Syrtash: An economic snapshot is taken of the value of the assets owned by each party on the date of the marriage and on the date of their separation. Everything is counted and valued as at each of those two dates.
Once you have the values of the things you brought into the marriage (less any debts) you subtract that from the value of the things you owned at separation date, unless you got them during marriage as a gift or inheritance (after subtracting your valuation date debts) and end up with your Net Family Property (NFP). Do the same with your spouse’s assets and debts to figure out his or her NFP. Then you deduct the lower NFP from the higher one and divide the difference in half. That figure is the amount of the equalization payment because, once it is paid by the richer to the poorer party, they will each end up having assets of the same value.
This is complicated by the fact that there are certain things that aren’t included in the calculations. The value at separation date of any inheritance or gift received by a party after marriage is excluded from his or her NFP. If you inherited $10,000 from your great aunt a few years before separating and spent it on a vacation or paid off the mortgage, none of it is left at separation and there is nothing to value or exclude. But if you put that money into a separate bank account, bought a painting or invested in stocks with it you could then value the bank account, painting or stocks as at the date of separation and would be able to exclude that amount. Sometimes the amount of the exclusion is greater than the value of the gift or inheritance when you got it because it has gone up in value in the meantime. There are other exclusions to keep in mind and special rules setting out when you can or cannot deduct the value of the matrimonial home in your name. Because of the importance these deductions and exclusions will have on figuring out any equalization payment, make sure you contact a knowledgeable family law lawyer to be clear about your rights and entitlements.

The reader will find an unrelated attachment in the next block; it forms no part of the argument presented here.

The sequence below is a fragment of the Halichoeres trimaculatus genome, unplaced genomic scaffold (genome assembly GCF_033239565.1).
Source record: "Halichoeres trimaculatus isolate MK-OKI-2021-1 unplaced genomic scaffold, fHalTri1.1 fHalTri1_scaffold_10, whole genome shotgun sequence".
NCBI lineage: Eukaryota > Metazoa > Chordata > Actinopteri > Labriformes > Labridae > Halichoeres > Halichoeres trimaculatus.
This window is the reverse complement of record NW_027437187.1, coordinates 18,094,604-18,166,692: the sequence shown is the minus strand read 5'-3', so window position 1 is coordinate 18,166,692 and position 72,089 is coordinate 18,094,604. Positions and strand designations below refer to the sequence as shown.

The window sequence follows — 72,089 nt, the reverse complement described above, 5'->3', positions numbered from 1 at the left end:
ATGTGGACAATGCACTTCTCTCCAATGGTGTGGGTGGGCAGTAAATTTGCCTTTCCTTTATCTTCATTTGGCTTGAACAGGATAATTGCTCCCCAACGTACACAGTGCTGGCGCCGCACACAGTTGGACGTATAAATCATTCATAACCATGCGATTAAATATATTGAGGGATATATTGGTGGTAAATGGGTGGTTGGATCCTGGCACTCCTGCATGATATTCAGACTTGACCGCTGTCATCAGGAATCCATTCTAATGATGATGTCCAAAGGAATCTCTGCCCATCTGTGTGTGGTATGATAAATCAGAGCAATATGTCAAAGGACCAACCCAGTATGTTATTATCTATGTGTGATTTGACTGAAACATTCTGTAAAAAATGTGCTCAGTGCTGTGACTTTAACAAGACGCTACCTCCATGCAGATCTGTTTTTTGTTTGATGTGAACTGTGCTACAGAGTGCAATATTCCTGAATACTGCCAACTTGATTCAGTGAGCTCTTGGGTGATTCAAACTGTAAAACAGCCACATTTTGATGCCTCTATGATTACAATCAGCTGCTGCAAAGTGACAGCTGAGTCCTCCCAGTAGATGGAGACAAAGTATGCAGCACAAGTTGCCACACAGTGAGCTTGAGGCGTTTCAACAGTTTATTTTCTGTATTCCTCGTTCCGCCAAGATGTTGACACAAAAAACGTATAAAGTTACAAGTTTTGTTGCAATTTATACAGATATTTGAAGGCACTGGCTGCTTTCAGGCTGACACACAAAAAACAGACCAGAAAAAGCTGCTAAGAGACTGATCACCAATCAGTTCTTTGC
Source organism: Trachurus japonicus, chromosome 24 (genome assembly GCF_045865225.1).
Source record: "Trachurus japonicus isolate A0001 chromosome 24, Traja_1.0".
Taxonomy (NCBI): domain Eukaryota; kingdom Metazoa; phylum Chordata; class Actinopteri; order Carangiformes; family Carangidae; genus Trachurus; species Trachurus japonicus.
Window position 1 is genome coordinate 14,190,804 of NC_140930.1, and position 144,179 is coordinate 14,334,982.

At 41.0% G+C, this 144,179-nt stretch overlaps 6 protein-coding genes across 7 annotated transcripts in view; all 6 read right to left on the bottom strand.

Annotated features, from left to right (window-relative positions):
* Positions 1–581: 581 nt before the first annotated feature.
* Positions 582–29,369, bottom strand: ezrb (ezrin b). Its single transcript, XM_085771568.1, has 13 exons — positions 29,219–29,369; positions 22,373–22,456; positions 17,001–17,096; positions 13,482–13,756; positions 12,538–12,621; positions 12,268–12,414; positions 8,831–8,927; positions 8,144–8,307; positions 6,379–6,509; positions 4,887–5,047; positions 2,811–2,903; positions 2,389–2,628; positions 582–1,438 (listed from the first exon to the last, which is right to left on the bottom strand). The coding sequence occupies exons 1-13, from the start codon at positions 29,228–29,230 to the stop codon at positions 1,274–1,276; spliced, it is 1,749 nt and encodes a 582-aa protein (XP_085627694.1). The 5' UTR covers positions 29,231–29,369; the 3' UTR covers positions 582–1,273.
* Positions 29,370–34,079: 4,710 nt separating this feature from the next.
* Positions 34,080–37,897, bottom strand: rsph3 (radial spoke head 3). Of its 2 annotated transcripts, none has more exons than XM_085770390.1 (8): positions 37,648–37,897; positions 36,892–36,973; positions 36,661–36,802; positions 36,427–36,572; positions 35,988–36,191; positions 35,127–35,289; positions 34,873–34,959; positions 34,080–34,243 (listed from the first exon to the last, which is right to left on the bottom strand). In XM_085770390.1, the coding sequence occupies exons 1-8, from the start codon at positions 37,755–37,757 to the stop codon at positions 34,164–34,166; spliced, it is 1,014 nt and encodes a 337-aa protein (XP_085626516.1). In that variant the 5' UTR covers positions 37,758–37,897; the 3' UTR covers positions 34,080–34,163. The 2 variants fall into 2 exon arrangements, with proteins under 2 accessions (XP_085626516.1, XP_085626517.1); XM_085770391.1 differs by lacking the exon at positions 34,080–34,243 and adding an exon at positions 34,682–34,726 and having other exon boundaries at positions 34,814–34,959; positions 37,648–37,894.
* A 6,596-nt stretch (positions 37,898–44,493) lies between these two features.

What is a "matrimonial home" and does it get any special treatment?
Syrtash: Under the Ontario Family Law Act a matrimonial home is every property in which a person has an interest and that was ordinarily occupied by the person and his or her spouse as their family residence at the time of their separation. There can be more than one matrimonial home. For example, a vacation home may also count as a matrimonial home.
The matrimonial home in Ontario qualifies for special treatment in two ways. First, regardless as to whose name it is in, both spouses have equal rights to the possession of the matrimonial home. That right continues until the parties are no longer spouses or until there is a court order or agreement providing otherwise. No one can throw out the other spouse just because one party owns the house. Second, if a home is a matrimonial home at the date of separation and was the same home lived in at the date of marriage then the owner cannot deduct its marriage date value when calculating his or her Net Family Property. It’s valuation date value is included as a valuation date asset but without any corresponding deduction. This situation doesn’t come up often, but when it does it can have a huge impact.
How are pensions valued in calculation of property and equalization?
Syrtash: Pensions are considered property and must be valued when calculating NFP and an equalization payment. Because they are difficult to value, the help of an actuary is required. A pension is worth more than the value of the contributions made to it, and its value changes depending upon how much longer the pensioner will be working, whether there will be early retirement, if the pension is indexed, or whether the calculation should be made as if the pension member was terminated at the valuation date.
Some pensions are governed by federal legislation, and others by provincial or territorial legislation. Different rights may apply if you are separated at the time the pension becomes payable or not.
WARNING and GENERAL DISCLAIMER: The contents of these Frequently Asked Questions are intended as general legal information only. If you have a personal problem, please consult a lawyer. Neither John Syrtash nor the firm of Garfin Zeidenberg LLP shall be held liable should any individual choose to rely upon the information provided herein for the purposes of legal advice.